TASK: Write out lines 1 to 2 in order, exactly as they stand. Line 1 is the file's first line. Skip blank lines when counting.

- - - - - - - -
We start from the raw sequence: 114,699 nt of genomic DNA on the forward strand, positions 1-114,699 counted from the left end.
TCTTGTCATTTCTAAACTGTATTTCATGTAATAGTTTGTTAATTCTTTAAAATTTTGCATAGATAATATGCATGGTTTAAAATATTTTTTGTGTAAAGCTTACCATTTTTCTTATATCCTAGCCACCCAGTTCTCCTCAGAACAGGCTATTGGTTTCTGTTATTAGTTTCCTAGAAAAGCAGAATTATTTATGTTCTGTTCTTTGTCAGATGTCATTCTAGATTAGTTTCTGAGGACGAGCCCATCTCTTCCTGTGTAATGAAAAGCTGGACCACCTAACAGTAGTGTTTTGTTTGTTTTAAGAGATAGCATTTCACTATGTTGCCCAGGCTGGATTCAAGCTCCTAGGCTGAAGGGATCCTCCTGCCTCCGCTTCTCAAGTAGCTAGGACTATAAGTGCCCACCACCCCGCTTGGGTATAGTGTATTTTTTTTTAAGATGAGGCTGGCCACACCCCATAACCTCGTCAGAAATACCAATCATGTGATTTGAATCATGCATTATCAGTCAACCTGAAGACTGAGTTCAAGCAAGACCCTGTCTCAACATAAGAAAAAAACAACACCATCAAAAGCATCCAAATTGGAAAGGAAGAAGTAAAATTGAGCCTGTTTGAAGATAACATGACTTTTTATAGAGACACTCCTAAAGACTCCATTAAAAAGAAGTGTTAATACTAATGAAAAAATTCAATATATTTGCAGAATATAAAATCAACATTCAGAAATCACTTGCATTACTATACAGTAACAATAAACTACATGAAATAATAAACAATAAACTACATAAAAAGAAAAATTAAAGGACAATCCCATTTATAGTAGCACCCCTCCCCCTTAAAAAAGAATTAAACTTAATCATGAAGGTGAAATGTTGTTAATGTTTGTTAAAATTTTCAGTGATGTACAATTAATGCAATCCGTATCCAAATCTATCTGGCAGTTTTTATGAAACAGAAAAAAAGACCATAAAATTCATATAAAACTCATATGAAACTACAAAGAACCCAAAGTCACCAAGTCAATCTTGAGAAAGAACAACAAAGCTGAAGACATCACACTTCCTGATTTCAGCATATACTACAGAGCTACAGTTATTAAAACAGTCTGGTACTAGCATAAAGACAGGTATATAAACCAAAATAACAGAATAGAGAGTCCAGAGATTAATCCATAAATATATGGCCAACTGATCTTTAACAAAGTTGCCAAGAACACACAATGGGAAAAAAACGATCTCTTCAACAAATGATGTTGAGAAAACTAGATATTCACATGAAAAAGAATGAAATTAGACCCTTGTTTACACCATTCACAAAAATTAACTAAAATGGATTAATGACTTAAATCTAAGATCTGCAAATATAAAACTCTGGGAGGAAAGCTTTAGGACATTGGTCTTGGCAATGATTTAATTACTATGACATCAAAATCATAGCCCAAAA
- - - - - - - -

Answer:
We start from the raw sequence: 114,699 nt of genomic DNA on the forward strand, positions 1-114,699 counted from the left end.
TCTTGTCATTTCTAAACTGTATTTCATGTAATAGTTTGTTAATTCTTTAAAATTTTGCATAGATAATATGCATGGTTTAAAATATTTTTTGTGTAAAGCTTACCATTTTTCTTATATCCTAGCCACCCAGTTCTCCTCAGAACAGGCTATTGGTTTCTGTTATTAGTTTCCTAGAAAAGCAGAATTATTTATGTTCTGTTCTTTGTCAGATGTCATTCTAGATTAGTTTCTGAGGACGAGCCCATCTCTTCCTGTGTAATGAAAAGCTGGACCACCTAACAGTAGTGTTTTGTTTGTTTTAAGAGATAGCATTTCACTATGTTGCCCAGGCTGGATTCAAGCTCCTAGGCTGAAGGGATCCTCCTGCCTCCGCTTCTCAAGTAGCTAGGACTATAAGTGCCCACCACCCCGCTTGGGTATAGTGTATTTTTTTTTAAGATGAGGCTGGCCACACCCCATAACCTCGTCAGAAATACCAATCATGTGATTTGAATCATGCATTATCAGTCAACCTGAAGACTGAGTTCAAGCAAGACCCTGTCTCAACATAAGAAAAAAACAACACCATCAAAAGCATCCAAATTGGAAAGGAAGAAGTAAAATTGAGCCTGTTTGAAGATAACATGACTTTTTATAGAGACACTCCTAAAGACTCCATTAAAAAGAAGTGTTAATACTAATGAAAAAATTCAATATATTTGCAGAATATAAAATCAACATTCAGAAATCACTTGCATTACTATACAGTAACAATAAACTACATGAAATAATAAACAATAAACTACATAAAAAGAAAAATTAAAGGACAATCCCATTTATAGTAGCACCCCTCCCCCTTAAAAAAGAATTAAACTTAATCATGAAGGTGAAATGTTGTTAATGTTTGTTAAAATTTTCAGTGATGTACAATTAATGCAATCCGTATCCAAATCTATCTGGCAGTTTTTATGAAACAGAAAAAAAGACCATAAAATTCATATAAAACTCATATGAAACTACAAAGAACCCAAAGTCACCAAGTCAATCTTGAGAAAGAACAACAAAGCTGAAGACATCACACTTCCTGATTTCAGCATATACTACAGAGCTACAGTTATTAAAACAGTCTGGTACTAGCATAAAGACAGGTATATAAACCAAAATAACAGAATAGAGAGTCCAGAGATTAATCCATAAATATATGGCCAACTGATCTTTAACAAAGTTGCCAAGAACACACAATGGGAAAAAAACGATCTCTTCAACAAATGATGTTGAGAAAACTAGATATTCACATGAAAAAGAATGAAATTAGACCCTTGTTTACACCATTCACAAAAATTAACTAAAATGGATTAATGACTTAAATCTAAGATCTGCAAATATAAAACTCTGGGAGGAAAGCTTTAGGACATTGGTCTTGGCAATGATTTAATTACTATGACATCAAAATCATAGCCCAAAA